I'm afloat! I'm afloat! After four months on shore.
The prim, painted packets right past us may souse.
They may rub. They may bump, but they can't stave out bows.
With darkness around us, and bridges full low.
O'er the raging canal rights onward we go.
Come, boy. Whip the mare. Keep her head to the wind.
And I warrant we'll soon leave the snails all behind.
Up! Up! with your caps. Now give cheers three times three. I'm afloat!
And the cook's getting tea.

The night is pitch dark and the rain has let loose,
Who's afeerd while while our scow swims on like a goose.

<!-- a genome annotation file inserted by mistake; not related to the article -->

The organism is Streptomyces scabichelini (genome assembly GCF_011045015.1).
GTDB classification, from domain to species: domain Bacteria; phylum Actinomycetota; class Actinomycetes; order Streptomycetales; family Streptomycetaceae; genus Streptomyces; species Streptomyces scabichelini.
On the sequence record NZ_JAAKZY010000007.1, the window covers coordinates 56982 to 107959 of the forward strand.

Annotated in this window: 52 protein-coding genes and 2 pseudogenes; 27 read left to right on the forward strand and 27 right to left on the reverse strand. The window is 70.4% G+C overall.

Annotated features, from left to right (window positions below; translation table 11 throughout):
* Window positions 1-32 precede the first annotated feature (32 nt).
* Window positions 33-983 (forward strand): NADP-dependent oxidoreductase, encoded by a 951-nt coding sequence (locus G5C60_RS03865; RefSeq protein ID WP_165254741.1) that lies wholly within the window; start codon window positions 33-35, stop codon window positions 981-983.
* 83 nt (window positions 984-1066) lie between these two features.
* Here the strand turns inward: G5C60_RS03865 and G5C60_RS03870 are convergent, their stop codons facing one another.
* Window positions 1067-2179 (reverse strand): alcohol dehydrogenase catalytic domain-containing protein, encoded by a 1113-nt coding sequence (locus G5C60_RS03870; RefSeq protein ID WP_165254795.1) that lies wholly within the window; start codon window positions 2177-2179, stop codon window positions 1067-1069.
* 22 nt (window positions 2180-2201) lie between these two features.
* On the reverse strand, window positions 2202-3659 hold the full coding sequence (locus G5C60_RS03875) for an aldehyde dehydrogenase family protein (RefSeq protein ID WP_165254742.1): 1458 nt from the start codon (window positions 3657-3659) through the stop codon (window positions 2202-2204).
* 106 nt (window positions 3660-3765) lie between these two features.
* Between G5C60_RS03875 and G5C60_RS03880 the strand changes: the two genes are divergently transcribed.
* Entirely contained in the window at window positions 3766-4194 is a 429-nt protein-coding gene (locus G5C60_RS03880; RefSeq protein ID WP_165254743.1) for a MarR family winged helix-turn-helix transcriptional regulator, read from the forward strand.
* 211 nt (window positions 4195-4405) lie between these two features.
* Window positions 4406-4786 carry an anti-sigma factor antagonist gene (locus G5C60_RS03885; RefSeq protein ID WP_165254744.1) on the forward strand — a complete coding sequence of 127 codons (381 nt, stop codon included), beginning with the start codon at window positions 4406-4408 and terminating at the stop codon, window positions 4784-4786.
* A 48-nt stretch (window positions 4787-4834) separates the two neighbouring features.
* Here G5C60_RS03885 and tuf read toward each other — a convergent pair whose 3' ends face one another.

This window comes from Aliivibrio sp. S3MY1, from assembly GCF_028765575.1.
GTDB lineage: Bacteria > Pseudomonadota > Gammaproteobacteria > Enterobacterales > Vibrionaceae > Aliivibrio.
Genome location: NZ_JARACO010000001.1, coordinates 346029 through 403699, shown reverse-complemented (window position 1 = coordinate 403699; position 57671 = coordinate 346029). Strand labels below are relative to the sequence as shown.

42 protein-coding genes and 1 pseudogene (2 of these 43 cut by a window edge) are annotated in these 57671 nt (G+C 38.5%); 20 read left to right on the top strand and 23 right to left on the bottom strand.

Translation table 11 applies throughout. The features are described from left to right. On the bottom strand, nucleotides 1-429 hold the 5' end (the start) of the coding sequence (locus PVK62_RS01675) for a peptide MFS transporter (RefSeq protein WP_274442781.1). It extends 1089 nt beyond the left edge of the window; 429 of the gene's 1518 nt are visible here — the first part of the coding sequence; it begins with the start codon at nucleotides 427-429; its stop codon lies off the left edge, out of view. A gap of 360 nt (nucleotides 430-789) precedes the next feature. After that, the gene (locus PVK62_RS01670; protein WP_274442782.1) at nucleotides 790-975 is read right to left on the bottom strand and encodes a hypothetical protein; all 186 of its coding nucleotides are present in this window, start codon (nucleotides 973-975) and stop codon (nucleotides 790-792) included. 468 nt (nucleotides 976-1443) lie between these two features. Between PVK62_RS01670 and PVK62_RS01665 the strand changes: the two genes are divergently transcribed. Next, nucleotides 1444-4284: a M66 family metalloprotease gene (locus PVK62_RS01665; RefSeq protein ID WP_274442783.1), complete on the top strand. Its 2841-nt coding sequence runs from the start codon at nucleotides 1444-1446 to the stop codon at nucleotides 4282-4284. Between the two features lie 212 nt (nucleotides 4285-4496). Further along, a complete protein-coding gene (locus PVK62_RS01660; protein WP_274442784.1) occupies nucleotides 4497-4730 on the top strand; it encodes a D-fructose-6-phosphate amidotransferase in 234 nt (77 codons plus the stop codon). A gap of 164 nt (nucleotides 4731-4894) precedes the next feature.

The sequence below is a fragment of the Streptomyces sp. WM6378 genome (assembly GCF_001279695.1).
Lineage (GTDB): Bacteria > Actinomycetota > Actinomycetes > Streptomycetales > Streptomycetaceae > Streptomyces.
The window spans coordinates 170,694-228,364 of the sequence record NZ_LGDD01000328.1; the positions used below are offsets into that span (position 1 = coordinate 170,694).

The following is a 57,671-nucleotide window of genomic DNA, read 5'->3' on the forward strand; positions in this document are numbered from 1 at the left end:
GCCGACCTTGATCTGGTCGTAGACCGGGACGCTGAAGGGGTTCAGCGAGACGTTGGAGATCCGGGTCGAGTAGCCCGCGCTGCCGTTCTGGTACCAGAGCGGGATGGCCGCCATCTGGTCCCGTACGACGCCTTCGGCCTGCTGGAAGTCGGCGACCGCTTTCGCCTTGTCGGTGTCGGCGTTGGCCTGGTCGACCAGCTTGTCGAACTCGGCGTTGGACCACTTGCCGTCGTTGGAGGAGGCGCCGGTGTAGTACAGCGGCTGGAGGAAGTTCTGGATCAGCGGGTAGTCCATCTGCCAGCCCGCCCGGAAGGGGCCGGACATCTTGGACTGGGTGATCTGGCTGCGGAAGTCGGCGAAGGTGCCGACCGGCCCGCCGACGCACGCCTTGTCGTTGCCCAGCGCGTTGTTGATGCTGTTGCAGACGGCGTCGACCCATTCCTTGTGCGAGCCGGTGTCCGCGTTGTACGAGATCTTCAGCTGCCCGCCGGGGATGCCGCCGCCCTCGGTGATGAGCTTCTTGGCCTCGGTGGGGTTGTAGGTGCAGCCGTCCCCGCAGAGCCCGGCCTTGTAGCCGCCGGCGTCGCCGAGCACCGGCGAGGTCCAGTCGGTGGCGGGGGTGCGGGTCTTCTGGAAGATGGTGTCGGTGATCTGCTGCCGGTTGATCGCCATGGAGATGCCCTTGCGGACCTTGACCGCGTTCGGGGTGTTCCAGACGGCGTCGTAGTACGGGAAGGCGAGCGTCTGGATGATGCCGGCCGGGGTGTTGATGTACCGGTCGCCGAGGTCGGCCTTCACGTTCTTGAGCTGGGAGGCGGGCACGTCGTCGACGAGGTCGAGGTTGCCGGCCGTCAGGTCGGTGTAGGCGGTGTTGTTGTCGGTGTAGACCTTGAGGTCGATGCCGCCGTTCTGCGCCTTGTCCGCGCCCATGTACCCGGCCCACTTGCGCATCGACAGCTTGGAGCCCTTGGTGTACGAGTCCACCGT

What to her is the swash of Guv'nor Cliton's Big Ditch?
She has braved it six years under Captain Saul Fitch.
I fear not the breakers. I heed not the wave,
I've the towpath to steer by and a boathook to save.
And ne'er as lubberly landman I'll quail.
When the captain gives orders to take in all sail.
Ho! On deck her, my boys! Stand by with your poles.
There's a raft right ahead. Heaven save our poor souls.
Hard down with your helm! Make loose that line, fast!
Hurra, boys! Hurra, boys! The crisis is past.

Never Take the Hind Shoe from a Mule

A story has come down from old Mathusalem,
I learned it when I was a boy in school.
You’ll make a great mistake and don’t forget it,
If you bother round the hind parts of a mule.

So never tickle a mule when he’s reposing,
If you disturb his slumber you’re a fool,
If you don’t want to visit the undertaker,